I want to state clearly before I continue, that I believe Gary Holloway (HCA inventor) has done a very good job of trying to increase awareness with the public on the importance that cut plays in a diamonds light performance. I also believe that he had the best interests of the consumer in mind with its creation. I also want to note that it is not necessarily the tool itself that is in error since the HCA states clearly its limitations - but even with all its disclaimers clearly visible, many people still naively place significant weight on a HCA score.
I also want to point out that this is also not a criticism of any PS members that promote/use/rely on/or even just like the HCA…so save the abuse for another less civilised forum. :lol:

While there are a number of limitations to the HCA that we could discuss, such as:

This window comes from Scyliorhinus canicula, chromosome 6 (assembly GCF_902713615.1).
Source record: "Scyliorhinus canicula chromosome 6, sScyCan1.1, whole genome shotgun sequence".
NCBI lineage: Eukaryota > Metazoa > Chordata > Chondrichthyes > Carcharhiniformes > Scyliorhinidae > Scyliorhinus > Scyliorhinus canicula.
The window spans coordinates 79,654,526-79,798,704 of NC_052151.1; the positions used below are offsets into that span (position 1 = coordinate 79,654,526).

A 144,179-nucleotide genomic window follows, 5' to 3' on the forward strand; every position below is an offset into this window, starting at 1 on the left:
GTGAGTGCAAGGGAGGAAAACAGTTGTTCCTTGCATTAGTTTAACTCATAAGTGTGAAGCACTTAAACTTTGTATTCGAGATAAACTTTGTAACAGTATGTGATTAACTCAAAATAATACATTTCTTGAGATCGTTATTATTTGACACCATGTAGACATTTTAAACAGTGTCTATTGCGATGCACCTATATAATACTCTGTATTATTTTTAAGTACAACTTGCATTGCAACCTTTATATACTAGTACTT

-The HCA reflects the inventors’ preferences and interpretation of what a good cut quality is, based on his interpretations of reflector-based imagery.
-HCA has not gained support from industry authorities such as GIA/AGS/HRD/IGI/trade/etc. who believe that the best optical properties can be found among a range of balanced proportions.
-It relies on mathematical external averages representing only a portion of the diamond - it’s light return grade is based on only 17 out of 57 diamond facets, and therefore does not take all the other facets into consideration which have an impact on light performance (example - painting and digging on the upper and lower girdle facets).
-HCA uses the averaged/rounded values of only 5 parameters to generate its results – so while GIA does do a bit of rounding in their measurements, it's usually not enough to impact the face up appearance of a diamond…although it could dramatically impact the overall HCA score.
-Doesn’t take into account how inclusions can impact a diamond’s beauty
-The HCA score can change for the same stone depending on which report or information is entered.
-The HCA assumes precise optical symmetry
-And so on…and so on…I could even plug in the numbers of a black diamond and get a good score on light return :lol: